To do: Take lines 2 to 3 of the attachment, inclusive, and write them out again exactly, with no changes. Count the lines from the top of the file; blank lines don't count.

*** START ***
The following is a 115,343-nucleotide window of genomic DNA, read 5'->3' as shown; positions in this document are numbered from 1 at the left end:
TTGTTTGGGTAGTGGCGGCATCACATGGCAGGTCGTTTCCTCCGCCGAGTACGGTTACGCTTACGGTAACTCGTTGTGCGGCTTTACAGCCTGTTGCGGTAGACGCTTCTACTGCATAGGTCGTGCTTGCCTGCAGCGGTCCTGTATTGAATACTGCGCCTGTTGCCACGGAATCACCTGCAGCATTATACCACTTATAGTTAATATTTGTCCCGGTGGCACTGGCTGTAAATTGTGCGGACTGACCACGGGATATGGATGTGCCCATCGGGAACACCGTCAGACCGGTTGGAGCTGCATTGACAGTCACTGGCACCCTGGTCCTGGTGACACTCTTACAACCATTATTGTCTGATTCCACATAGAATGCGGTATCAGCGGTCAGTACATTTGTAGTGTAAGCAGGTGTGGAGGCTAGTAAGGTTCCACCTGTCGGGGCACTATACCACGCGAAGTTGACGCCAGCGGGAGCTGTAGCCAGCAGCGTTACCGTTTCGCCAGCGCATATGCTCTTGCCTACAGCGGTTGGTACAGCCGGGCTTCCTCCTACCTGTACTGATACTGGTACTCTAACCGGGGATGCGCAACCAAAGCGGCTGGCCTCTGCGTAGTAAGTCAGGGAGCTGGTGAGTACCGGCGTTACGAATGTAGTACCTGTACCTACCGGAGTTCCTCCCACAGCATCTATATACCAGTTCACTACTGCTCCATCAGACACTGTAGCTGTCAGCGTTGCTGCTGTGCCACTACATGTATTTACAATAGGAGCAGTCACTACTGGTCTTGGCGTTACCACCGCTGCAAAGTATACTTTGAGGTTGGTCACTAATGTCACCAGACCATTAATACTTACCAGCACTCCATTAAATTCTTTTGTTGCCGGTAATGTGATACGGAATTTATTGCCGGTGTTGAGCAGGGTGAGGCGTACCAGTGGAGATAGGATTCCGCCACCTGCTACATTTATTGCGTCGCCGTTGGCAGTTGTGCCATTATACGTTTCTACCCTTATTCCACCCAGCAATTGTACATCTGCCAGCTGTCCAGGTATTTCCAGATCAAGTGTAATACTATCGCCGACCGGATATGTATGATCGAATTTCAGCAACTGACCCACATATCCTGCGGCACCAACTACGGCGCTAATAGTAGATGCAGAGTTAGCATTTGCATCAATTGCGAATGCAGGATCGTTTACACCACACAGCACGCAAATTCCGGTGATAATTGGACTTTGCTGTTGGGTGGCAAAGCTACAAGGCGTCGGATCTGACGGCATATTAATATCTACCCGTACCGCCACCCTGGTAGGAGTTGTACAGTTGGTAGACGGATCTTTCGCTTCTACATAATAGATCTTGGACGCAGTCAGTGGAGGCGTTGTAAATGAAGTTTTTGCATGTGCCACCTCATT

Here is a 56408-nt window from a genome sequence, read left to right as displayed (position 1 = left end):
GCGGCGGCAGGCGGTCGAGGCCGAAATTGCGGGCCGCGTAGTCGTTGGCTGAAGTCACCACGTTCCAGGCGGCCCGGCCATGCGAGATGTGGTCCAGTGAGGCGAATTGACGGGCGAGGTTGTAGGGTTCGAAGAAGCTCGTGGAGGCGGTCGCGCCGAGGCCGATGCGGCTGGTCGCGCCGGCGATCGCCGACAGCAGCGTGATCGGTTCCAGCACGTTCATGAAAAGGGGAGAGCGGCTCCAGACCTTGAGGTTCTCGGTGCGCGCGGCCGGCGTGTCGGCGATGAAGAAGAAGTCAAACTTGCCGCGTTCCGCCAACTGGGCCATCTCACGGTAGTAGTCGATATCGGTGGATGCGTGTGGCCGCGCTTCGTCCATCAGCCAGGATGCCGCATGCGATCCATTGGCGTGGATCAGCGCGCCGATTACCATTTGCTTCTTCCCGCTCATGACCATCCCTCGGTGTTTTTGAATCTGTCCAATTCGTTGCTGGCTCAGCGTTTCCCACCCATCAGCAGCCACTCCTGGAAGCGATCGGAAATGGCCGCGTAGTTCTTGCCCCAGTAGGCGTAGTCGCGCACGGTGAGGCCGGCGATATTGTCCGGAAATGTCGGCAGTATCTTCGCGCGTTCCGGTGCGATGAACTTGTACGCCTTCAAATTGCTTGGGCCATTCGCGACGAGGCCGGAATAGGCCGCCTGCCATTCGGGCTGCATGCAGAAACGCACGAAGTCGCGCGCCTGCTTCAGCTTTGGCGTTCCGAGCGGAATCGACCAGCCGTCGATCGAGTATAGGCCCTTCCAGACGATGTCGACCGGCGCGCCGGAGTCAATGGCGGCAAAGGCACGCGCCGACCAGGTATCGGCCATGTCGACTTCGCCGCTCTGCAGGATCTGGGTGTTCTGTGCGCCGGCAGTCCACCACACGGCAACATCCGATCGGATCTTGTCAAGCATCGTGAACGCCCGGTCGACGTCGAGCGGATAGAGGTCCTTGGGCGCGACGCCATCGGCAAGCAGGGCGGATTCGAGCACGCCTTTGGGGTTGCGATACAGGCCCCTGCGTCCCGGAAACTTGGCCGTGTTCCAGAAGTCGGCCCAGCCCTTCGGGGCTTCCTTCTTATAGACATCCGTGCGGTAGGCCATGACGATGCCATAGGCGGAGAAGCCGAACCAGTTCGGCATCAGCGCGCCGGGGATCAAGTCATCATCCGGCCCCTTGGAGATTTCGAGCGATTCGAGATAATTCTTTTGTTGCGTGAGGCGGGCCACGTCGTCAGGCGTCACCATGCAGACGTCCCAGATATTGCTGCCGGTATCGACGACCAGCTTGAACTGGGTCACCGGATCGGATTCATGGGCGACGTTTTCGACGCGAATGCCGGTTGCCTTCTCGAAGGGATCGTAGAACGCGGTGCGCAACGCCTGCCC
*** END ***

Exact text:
TTGTTTGGGTAGTGGCGGCATCACATGGCAGGTCGTTTCCTCCGCCGAGTACGGTTACGCTTACGGTAACTCGTTGTGCGGCTTTACAGCCTGTTGCGGTAGACGCTTCTACTGCATAGGTCGTGCTTGCCTGCAGCGGTCCTGTATTGAATACTGCGCCTGTTGCCACGGAATCACCTGCAGCATTATACCACTTATAGTTAATATTTGTCCCGGTGGCACTGGCTGTAAATTGTGCGGACTGACCACGGGATATGGATGTGCCCATCGGGAACACCGTCAGACCGGTTGGAGCTGCATTGACAGTCACTGGCACCCTGGTCCTGGTGACACTCTTACAACCATTATTGTCTGATTCCACATAGAATGCGGTATCAGCGGTCAGTACATTTGTAGTGTAAGCAGGTGTGGAGGCTAGTAAGGTTCCACCTGTCGGGGCACTATACCACGCGAAGTTGACGCCAGCGGGAGCTGTAGCCAGCAGCGTTACCGTTTCGCCAGCGCATATGCTCTTGCCTACAGCGGTTGGTACAGCCGGGCTTCCTCCTACCTGTACTGATACTGGTACTCTAACCGGGGATGCGCAACCAAAGCGGCTGGCCTCTGCGTAGTAAGTCAGGGAGCTGGTGAGTACCGGCGTTACGAATGTAGTACCTGTACCTACCGGAGTTCCTCCCACAGCATCTATATACCAGTTCACTACTGCTCCATCAGACACTGTAGCTGTCAGCGTTGCTGCTGTGCCACTACATGTATTTACAATAGGAGCAGTCACTACTGGTCTTGGCGTTACCACCGCTGCAAAGTATACTTTGAGGTTGGTCACTAATGTCACCAGACCATTAATACTTACCAGCACTCCATTAAATTCTTTTGTTGCCGGTAATGTGATACGGAATTTATTGCCGGTGTTGAGCAGGGTGAGGCGTACCAGTGGAGATAGGATTCCGCCACCTGCTACATTTATTGCGTCGCCGTTGGCAGTTGTGCCATTATACGTTTCTACCCTTATTCCACCCAGCAATTGTACATCTGCCAGCTGTCCAGGTATTTCCAGATCAAGTGTAATACTATCGCCGACCGGATATGTATGATCGAATTTCAGCAACTGACCCACATATCCTGCGGCACCAACTACGGCGCTAATAGTAGATGCAGAGTTAGCATTTGCATCAATTGCGAATGCAGGATCGTTTACACCACACAGCACGCAAATTCCGGTGATAATTGGACTTTGCTGTTGGGTGGCAAAGCTACAAGGCGTCGGATCTGACGGCATATTAATATCTACCCGTACCGCCACCCTGGTAGGAGTTGTACAGTTGGTAGACGGATCTTTCGCTTCTACATAATAGATCTTGGACGCAGTCAGTGGAGGCGTTGTAAATGAAGTTTTTGCATGTGCCACCTCATT

Here is a 56408-nt window from a genome sequence, read left to right as displayed (position 1 = left end):